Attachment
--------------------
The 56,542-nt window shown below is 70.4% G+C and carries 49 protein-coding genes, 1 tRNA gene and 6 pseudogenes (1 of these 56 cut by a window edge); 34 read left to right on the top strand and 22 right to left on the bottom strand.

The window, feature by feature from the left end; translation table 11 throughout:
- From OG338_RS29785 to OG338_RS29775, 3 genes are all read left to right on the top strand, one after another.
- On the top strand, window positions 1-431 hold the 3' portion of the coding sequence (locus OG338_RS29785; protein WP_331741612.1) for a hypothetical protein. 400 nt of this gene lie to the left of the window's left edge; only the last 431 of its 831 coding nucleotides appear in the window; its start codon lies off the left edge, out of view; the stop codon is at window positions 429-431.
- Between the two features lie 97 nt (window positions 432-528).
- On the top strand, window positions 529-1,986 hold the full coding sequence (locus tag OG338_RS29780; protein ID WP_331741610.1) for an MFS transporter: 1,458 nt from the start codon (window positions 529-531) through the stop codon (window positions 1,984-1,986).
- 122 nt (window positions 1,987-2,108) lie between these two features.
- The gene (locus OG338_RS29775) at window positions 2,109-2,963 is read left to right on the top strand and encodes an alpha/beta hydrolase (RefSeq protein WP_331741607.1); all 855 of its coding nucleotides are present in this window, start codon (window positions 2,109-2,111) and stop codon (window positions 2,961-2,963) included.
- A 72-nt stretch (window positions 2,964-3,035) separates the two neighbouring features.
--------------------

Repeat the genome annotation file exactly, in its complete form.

The 56,542-nt window shown below is 70.4% G+C and carries 49 protein-coding genes, 1 tRNA gene and 6 pseudogenes (1 of these 56 cut by a window edge); 34 read left to right on the top strand and 22 right to left on the bottom strand.

The window, feature by feature from the left end; translation table 11 throughout:
- From OG338_RS29785 to OG338_RS29775, 3 genes are all read left to right on the top strand, one after another.
- On the top strand, window positions 1-431 hold the 3' portion of the coding sequence (locus OG338_RS29785; protein WP_331741612.1) for a hypothetical protein. 400 nt of this gene lie to the left of the window's left edge; only the last 431 of its 831 coding nucleotides appear in the window; its start codon lies off the left edge, out of view; the stop codon is at window positions 429-431.
- Between the two features lie 97 nt (window positions 432-528).
- On the top strand, window positions 529-1,986 hold the full coding sequence (locus tag OG338_RS29780; protein ID WP_331741610.1) for an MFS transporter: 1,458 nt from the start codon (window positions 529-531) through the stop codon (window positions 1,984-1,986).
- 122 nt (window positions 1,987-2,108) lie between these two features.
- The gene (locus OG338_RS29775) at window positions 2,109-2,963 is read left to right on the top strand and encodes an alpha/beta hydrolase (RefSeq protein WP_331741607.1); all 855 of its coding nucleotides are present in this window, start codon (window positions 2,109-2,111) and stop codon (window positions 2,961-2,963) included.
- A 72-nt stretch (window positions 2,964-3,035) separates the two neighbouring features.